MAY 2022: IMMIGRATION
Take me to:
Date: Wednesday, May 11, 2022
Time: 9:00 AM to 5:00 PM
Location: TSNE MissionWorks 89 South Street, Suite 700, Boston, MA 02111
MBTA (recommended): TSNE is located a 3-minute walk from South Station.
Parking: There is some street parking available. There is also a pay lot located directly in front of the building at 2 Financial Center.
Our objectives are to
- Understand inequities, challenges, and opportunities related to immigration in Boston
- Reflect on and discuss what work, resources, and tools are utilized or needed to drive change in the area of immigration.
- Engage with fellow participants, facilitators, moderators, and/or guests in discussions, networking, and activities.
- Name how immigration inequities relate to your workplace and what you could do to create a more inclusive organization.
- 9:00 Welcome & Opening Discussion
- 9:30 City of Boston’s Approach to Immigration
- Expert Speaker: Chief Mariangely Solis Cervera, Chief of Equity & Inclusion, City of Boston
- 11:00 Immigrant Rights & Advocacy
- Expert Speaker: Elizabeth Sweet, Executive Director, MIRA (Massachusetts Immigrant & Refugee Advocacy Coalition)
- 12:00 Lunch Provided
- 1:00 Fast Fact Freeze & Share
- 2:00 Core Principles Part 1: Exercise
- 2:00 Core Principles Part 2: Small group work
- 3:00 Immigration equity in the workplace
- 4:00 May Leadership Commitment Prep Group Presentation
- 4:45 Closing & Survey
- 5:00 End
Program day will be followed by our optional 5:05 gathering for socializing and networking!
Complete the following readings before our program day:
- Boston Indicators, Changing Faces of Immigration to Massachusetts – Read the article and explore the interactive map by adjusting the years. Pay especial attention to how immigration to Massachusetts has changed over the last few decades (7 min read, 13 min interacting with map)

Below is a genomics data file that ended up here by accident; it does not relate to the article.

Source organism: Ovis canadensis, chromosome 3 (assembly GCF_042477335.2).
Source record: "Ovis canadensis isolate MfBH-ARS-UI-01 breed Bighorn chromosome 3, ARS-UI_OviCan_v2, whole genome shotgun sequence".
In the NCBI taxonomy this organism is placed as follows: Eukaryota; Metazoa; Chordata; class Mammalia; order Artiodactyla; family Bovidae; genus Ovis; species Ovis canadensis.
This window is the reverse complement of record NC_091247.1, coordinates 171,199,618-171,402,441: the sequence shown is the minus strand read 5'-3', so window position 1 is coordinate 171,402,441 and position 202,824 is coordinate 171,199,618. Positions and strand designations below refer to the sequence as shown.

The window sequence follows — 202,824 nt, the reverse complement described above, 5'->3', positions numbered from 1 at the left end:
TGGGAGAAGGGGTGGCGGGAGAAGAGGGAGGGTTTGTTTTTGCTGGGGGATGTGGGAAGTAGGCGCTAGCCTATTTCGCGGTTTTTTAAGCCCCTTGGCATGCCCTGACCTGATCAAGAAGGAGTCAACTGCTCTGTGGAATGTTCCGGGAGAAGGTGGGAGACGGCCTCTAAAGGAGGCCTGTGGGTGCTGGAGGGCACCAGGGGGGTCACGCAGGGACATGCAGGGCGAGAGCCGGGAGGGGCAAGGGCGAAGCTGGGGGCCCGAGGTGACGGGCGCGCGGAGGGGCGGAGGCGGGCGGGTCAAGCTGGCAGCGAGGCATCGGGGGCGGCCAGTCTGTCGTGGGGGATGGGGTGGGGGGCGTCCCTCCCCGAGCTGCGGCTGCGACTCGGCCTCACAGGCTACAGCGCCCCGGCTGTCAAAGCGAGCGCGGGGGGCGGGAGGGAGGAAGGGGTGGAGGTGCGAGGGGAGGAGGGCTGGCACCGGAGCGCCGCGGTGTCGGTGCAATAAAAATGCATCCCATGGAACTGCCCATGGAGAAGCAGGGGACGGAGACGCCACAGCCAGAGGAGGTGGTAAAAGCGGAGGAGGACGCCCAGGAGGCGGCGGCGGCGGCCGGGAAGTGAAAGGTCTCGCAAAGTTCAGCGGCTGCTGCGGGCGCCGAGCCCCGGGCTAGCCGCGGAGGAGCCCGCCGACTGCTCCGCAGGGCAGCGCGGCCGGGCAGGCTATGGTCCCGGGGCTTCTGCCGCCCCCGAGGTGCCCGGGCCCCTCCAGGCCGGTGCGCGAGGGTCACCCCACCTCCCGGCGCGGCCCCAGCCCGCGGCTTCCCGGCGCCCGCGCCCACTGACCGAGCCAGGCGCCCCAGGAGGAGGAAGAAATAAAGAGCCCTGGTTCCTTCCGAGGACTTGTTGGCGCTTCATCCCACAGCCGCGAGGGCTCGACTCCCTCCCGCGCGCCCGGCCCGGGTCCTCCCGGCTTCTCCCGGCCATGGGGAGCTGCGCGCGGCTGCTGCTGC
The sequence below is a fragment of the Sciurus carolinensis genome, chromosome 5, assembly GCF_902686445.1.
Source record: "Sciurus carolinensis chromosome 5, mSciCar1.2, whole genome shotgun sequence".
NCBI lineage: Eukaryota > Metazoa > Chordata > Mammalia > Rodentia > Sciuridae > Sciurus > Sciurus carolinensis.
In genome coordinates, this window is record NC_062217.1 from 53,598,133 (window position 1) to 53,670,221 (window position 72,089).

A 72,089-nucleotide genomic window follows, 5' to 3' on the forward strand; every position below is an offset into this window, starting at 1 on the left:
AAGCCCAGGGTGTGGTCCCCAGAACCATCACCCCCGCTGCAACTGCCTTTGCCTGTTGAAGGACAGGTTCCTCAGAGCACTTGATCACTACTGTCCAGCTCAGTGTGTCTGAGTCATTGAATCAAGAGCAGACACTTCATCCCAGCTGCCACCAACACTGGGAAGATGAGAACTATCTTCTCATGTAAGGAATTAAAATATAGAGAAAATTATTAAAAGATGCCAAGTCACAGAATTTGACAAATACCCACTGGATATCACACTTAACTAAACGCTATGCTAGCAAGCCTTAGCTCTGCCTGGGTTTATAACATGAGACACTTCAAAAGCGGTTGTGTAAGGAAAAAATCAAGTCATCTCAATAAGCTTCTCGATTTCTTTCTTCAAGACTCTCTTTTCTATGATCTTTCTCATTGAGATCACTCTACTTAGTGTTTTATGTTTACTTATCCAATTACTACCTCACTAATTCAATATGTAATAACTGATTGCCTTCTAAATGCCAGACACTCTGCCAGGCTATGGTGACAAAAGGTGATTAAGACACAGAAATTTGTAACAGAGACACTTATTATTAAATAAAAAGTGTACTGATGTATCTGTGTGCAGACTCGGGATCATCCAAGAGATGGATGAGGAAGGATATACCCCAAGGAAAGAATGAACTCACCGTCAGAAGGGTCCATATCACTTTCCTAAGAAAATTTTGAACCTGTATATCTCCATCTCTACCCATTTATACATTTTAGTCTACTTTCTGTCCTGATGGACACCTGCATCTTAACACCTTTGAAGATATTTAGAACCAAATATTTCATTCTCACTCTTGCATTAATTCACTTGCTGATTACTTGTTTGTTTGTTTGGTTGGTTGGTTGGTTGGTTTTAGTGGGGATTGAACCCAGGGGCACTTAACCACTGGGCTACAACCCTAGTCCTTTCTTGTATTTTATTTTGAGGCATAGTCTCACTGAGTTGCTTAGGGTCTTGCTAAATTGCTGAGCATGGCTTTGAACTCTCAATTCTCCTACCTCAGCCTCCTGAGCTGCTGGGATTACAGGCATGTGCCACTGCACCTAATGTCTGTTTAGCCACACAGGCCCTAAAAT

- Boston Business Journal, Editorial: Immigrants are key to Mass. political, economic power (PDF)(5 min)
- Review this history of US immigration timeline https://immigrationhistory.org/timeline/ (30 min)
- May Data Gathering Pre-work
OPTIONAL immigration related resources for further learning:
- From MOIA: USC Center for the Study of Immigrant Integration & the Americas Society/Council of the Americas, Opening Minds, Opening Doors, Opening Communities: Cities Leading for Immigrant Integration
- From MOIA: “A Vision for Immigration Action: Local Leaders’ Recommendations for Building Inclusive, Equitable, and Resilient Communities for All“
- Watch Harvest of Empire The Untold Story of Latinos in America – This documentary discusses the direct connection between the long history of U.S. intervention in Latin America and the immigration challenges we face today.
Module 3: Patterns of Oppression
Watch Module 3, Patterns of Oppression (6:28). As you watch the video, take notes and pause at the posed questions to write your own notes.
Once you’ve finished the video, share your response to the Post & Share question below.